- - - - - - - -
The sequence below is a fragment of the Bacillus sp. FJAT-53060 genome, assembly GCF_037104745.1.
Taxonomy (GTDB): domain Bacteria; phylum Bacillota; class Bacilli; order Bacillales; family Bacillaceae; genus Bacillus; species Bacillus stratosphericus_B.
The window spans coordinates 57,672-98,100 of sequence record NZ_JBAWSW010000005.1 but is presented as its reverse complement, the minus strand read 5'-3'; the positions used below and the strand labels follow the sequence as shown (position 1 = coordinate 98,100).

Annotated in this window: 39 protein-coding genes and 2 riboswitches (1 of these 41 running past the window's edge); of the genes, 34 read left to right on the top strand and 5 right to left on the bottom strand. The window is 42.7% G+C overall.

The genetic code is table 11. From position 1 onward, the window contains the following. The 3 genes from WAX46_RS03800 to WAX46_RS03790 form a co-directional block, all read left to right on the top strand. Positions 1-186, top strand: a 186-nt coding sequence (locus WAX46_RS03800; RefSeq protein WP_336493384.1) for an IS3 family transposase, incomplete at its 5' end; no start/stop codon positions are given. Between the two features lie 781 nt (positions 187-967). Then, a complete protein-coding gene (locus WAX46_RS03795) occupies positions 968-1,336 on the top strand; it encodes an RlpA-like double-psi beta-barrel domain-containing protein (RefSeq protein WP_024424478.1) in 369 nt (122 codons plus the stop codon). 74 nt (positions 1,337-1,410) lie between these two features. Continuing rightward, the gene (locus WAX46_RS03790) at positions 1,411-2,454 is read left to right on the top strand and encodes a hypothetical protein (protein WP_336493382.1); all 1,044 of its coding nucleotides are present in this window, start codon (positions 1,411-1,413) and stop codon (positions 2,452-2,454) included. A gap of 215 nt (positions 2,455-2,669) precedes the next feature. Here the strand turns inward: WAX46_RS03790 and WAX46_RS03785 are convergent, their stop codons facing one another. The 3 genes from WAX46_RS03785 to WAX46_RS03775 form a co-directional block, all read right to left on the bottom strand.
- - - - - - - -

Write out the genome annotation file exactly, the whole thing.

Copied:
The sequence below is a fragment of the Bacillus sp. FJAT-53060 genome, assembly GCF_037104745.1.
Taxonomy (GTDB): domain Bacteria; phylum Bacillota; class Bacilli; order Bacillales; family Bacillaceae; genus Bacillus; species Bacillus stratosphericus_B.
The window spans coordinates 57,672-98,100 of sequence record NZ_JBAWSW010000005.1 but is presented as its reverse complement, the minus strand read 5'-3'; the positions used below and the strand labels follow the sequence as shown (position 1 = coordinate 98,100).

Annotated in this window: 39 protein-coding genes and 2 riboswitches (1 of these 41 running past the window's edge); of the genes, 34 read left to right on the top strand and 5 right to left on the bottom strand. The window is 42.7% G+C overall.

The genetic code is table 11. From position 1 onward, the window contains the following. The 3 genes from WAX46_RS03800 to WAX46_RS03790 form a co-directional block, all read left to right on the top strand. Positions 1-186, top strand: a 186-nt coding sequence (locus WAX46_RS03800; RefSeq protein WP_336493384.1) for an IS3 family transposase, incomplete at its 5' end; no start/stop codon positions are given. Between the two features lie 781 nt (positions 187-967). Then, a complete protein-coding gene (locus WAX46_RS03795) occupies positions 968-1,336 on the top strand; it encodes an RlpA-like double-psi beta-barrel domain-containing protein (RefSeq protein WP_024424478.1) in 369 nt (122 codons plus the stop codon). 74 nt (positions 1,337-1,410) lie between these two features. Continuing rightward, the gene (locus WAX46_RS03790) at positions 1,411-2,454 is read left to right on the top strand and encodes a hypothetical protein (protein WP_336493382.1); all 1,044 of its coding nucleotides are present in this window, start codon (positions 1,411-1,413) and stop codon (positions 2,452-2,454) included. A gap of 215 nt (positions 2,455-2,669) precedes the next feature. Here the strand turns inward: WAX46_RS03790 and WAX46_RS03785 are convergent, their stop codons facing one another. The 3 genes from WAX46_RS03785 to WAX46_RS03775 form a co-directional block, all read right to left on the bottom strand.